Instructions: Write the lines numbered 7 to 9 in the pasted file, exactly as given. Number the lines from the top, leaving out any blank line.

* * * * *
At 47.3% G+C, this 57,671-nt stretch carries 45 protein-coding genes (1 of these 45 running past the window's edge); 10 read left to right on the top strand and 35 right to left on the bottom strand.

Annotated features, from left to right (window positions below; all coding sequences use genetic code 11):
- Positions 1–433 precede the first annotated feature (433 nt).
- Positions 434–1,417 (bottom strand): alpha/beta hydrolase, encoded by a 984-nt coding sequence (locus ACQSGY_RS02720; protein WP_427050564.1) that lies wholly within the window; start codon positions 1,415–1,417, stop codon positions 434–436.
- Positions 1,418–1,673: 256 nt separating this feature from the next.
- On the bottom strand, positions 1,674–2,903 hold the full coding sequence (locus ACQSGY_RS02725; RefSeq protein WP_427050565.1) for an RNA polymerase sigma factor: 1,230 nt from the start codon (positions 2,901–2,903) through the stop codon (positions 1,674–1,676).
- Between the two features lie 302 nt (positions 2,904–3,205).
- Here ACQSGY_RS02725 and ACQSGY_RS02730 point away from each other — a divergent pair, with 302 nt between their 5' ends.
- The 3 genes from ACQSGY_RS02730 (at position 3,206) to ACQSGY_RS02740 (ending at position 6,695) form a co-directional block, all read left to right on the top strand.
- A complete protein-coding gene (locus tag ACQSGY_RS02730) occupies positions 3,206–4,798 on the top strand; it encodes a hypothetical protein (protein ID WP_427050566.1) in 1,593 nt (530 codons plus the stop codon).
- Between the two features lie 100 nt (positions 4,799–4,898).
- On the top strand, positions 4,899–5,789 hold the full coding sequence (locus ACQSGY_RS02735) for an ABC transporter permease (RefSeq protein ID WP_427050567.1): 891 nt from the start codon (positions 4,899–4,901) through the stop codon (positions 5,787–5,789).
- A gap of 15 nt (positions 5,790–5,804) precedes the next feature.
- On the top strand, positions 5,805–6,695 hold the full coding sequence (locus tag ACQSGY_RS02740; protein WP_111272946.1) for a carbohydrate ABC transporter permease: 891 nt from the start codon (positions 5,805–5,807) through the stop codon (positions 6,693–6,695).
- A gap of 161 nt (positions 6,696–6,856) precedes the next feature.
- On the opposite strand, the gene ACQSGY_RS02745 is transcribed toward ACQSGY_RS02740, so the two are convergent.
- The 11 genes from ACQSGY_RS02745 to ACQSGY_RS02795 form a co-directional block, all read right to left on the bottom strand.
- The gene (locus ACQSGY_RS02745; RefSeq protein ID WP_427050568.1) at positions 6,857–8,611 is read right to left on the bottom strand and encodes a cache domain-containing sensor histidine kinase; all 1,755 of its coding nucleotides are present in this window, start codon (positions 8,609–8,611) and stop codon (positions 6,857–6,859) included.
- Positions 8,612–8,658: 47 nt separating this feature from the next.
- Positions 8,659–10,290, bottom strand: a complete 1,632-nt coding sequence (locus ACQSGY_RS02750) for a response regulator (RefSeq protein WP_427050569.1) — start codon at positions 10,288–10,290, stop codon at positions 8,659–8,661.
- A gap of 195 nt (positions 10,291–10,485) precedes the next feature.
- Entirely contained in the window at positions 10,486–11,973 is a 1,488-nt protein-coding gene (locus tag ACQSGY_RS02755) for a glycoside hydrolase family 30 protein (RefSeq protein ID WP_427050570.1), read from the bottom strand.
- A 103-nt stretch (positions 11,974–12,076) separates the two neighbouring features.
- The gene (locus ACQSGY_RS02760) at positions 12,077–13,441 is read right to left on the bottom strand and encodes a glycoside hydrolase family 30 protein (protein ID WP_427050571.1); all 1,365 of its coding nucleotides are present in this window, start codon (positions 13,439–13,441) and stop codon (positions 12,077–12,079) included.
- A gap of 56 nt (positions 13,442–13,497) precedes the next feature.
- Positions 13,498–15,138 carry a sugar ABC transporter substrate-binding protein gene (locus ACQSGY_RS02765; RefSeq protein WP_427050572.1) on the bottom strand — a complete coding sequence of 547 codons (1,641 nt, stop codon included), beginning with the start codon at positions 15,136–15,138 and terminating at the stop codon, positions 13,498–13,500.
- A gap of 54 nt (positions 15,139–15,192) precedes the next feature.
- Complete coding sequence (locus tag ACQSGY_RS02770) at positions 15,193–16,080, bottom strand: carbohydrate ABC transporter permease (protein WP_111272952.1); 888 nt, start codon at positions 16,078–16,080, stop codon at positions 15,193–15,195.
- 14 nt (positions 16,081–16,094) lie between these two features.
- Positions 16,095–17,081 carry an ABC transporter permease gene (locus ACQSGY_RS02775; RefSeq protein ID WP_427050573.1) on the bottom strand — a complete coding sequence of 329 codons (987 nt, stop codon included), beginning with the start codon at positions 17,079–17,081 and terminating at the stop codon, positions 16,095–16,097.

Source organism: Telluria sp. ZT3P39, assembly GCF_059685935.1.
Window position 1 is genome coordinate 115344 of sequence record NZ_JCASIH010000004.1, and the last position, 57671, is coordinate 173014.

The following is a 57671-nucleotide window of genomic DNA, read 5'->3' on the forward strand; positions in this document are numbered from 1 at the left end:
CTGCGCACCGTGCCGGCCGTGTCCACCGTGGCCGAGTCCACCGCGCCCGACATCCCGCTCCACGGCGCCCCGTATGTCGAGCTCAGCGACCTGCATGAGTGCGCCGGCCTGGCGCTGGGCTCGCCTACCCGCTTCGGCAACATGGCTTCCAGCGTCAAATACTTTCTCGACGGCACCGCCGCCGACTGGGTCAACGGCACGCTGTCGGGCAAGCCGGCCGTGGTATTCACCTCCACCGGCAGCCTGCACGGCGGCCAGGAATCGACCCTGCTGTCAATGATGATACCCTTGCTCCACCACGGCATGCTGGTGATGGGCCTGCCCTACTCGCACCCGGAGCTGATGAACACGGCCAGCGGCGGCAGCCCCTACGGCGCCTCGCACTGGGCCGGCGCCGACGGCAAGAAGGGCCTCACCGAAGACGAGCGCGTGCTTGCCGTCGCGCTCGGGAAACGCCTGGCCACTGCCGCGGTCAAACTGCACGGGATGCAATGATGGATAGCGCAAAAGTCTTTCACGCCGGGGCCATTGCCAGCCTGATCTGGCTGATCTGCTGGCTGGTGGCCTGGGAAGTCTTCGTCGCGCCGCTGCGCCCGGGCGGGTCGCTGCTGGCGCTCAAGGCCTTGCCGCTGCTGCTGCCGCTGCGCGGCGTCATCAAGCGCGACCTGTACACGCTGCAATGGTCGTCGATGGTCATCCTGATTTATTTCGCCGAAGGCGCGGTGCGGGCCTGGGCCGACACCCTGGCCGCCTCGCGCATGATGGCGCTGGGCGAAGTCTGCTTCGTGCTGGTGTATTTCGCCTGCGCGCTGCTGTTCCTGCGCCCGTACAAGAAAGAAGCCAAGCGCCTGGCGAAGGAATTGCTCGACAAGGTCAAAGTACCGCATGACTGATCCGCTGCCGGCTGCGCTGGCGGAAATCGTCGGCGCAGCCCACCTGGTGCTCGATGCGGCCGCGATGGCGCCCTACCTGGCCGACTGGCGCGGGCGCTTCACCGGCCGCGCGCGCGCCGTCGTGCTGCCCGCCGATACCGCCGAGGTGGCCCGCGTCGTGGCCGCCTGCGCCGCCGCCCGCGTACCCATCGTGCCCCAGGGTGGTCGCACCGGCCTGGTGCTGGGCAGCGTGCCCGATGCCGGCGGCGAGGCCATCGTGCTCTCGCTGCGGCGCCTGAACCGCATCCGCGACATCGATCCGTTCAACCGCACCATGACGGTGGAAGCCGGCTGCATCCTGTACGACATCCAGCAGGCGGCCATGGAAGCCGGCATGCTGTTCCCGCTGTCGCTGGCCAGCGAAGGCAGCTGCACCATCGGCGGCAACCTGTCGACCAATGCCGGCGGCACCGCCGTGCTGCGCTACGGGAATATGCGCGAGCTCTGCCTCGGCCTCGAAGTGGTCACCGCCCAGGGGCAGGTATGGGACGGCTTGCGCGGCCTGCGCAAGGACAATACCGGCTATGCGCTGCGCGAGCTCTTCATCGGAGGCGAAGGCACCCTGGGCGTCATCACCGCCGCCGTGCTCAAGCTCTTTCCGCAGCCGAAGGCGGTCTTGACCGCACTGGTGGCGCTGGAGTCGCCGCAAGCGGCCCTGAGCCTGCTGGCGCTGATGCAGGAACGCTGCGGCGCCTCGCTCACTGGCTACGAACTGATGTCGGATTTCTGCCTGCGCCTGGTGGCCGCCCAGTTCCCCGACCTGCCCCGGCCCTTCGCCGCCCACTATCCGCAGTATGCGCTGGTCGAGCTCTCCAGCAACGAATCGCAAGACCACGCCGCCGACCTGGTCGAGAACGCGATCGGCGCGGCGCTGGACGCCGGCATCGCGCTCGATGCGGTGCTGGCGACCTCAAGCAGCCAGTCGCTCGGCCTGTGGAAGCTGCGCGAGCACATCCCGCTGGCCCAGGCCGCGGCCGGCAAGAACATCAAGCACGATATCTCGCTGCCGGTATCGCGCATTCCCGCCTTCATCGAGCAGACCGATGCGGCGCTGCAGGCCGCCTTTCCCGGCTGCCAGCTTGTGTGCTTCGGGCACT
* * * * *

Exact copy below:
- Between the two features lie 302 nt (positions 2,904–3,205).
- Here ACQSGY_RS02725 and ACQSGY_RS02730 point away from each other — a divergent pair, with 302 nt between their 5' ends.
- The 3 genes from ACQSGY_RS02730 (at position 3,206) to ACQSGY_RS02740 (ending at position 6,695) form a co-directional block, all read left to right on the top strand.